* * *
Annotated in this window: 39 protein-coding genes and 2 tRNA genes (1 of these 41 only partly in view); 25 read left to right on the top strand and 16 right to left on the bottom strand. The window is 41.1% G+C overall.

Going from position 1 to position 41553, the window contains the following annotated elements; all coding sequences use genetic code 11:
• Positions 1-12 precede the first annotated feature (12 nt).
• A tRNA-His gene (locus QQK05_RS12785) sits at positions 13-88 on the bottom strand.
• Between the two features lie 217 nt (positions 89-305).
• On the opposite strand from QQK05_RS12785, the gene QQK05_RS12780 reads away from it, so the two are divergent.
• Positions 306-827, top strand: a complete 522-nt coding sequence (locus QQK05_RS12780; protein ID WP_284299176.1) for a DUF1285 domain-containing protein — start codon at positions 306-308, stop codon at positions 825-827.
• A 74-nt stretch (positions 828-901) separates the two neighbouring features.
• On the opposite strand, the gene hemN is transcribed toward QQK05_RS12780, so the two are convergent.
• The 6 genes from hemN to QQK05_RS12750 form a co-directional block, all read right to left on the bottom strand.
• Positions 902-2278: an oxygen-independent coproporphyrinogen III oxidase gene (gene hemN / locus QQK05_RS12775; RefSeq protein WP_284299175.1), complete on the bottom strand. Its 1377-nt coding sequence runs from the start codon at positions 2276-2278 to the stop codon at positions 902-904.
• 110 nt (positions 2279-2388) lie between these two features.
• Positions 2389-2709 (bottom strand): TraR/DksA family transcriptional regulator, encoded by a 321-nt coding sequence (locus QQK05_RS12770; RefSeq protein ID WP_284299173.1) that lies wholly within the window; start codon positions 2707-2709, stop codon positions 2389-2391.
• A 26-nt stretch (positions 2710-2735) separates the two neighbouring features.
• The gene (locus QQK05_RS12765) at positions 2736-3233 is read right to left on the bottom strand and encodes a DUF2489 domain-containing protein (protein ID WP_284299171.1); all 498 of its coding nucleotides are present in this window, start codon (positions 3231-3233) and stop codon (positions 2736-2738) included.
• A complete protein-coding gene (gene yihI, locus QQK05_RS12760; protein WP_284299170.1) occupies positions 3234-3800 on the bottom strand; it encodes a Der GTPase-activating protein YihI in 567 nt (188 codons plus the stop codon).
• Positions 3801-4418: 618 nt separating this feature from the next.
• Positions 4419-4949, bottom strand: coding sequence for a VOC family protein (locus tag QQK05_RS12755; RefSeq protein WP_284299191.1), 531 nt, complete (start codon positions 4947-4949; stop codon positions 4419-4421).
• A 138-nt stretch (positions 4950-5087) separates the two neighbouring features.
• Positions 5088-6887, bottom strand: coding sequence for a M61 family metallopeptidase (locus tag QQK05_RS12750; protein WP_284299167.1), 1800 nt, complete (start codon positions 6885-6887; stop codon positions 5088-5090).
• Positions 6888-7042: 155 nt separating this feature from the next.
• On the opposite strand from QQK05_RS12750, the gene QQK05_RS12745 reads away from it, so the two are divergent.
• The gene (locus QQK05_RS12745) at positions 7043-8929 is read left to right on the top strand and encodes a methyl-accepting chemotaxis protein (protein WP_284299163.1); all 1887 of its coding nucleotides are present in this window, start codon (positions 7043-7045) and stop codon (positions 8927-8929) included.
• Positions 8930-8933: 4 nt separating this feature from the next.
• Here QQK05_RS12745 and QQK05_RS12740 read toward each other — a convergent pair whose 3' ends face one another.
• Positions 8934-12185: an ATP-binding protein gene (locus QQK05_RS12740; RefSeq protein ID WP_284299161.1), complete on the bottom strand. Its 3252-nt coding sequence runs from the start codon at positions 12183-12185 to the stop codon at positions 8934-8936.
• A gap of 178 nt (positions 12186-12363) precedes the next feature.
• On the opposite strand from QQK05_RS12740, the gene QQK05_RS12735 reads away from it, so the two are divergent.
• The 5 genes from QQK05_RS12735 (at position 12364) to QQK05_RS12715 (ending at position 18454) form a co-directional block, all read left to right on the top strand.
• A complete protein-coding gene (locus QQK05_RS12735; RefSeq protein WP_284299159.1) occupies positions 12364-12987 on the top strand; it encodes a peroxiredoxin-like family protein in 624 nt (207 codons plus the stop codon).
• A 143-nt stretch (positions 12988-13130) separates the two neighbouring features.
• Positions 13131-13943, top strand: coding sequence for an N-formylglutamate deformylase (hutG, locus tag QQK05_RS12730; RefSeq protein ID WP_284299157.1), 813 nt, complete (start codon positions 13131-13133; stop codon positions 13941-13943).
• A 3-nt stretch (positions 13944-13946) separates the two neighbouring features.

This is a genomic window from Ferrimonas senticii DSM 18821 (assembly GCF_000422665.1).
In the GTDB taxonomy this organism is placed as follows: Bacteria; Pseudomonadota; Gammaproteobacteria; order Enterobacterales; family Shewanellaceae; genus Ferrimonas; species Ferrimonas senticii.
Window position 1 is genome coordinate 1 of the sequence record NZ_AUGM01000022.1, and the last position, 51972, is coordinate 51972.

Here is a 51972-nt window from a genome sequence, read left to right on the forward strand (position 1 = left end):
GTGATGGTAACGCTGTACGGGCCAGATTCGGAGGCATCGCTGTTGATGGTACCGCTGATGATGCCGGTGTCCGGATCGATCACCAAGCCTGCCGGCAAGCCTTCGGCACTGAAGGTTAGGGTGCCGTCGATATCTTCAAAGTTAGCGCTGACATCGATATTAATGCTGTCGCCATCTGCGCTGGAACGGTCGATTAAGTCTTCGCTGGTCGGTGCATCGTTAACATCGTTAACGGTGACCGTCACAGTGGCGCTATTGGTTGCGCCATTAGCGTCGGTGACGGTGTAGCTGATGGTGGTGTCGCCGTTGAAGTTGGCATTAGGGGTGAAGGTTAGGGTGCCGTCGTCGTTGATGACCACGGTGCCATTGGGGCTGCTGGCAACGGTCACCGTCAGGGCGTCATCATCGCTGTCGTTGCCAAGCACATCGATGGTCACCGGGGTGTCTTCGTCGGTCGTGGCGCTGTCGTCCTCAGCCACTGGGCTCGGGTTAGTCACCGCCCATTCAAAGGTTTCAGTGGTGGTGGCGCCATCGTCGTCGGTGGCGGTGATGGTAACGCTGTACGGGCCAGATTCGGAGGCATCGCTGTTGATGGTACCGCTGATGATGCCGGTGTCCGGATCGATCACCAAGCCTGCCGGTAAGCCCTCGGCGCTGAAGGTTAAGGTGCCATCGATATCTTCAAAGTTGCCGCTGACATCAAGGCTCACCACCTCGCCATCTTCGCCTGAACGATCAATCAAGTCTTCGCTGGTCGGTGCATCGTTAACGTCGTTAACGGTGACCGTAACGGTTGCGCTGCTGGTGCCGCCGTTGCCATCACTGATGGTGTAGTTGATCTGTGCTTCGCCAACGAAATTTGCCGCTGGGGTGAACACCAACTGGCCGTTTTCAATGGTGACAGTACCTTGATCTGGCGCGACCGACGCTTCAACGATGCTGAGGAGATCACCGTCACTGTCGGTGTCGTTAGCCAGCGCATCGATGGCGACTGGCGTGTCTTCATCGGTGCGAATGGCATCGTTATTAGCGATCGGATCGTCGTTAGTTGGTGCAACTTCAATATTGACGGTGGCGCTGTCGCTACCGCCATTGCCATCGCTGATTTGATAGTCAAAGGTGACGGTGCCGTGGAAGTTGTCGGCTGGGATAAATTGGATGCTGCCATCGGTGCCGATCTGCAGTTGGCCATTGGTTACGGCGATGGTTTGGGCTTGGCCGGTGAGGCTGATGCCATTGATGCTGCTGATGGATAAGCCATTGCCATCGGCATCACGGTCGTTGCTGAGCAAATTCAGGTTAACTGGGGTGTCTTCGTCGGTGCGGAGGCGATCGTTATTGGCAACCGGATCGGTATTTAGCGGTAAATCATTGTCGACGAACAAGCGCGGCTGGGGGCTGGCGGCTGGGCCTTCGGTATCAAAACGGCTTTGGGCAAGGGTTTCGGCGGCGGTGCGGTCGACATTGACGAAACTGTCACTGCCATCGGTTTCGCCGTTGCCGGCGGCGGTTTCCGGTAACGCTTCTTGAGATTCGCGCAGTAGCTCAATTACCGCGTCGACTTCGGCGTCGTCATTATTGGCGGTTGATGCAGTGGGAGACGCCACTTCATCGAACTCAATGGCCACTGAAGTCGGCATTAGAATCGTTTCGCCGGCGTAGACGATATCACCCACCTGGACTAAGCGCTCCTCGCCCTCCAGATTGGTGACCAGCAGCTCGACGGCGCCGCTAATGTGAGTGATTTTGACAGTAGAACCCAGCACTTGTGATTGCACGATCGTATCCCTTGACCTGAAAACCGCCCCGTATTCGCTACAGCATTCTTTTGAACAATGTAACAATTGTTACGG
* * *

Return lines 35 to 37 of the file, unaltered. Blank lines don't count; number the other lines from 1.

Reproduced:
In the GTDB taxonomy this organism is placed as follows: Bacteria; Pseudomonadota; Gammaproteobacteria; order Enterobacterales; family Shewanellaceae; genus Ferrimonas; species Ferrimonas senticii.
Window position 1 is genome coordinate 1 of the sequence record NZ_AUGM01000022.1, and the last position, 51972, is coordinate 51972.

Here is a 51972-nt window from a genome sequence, read left to right on the forward strand (position 1 = left end):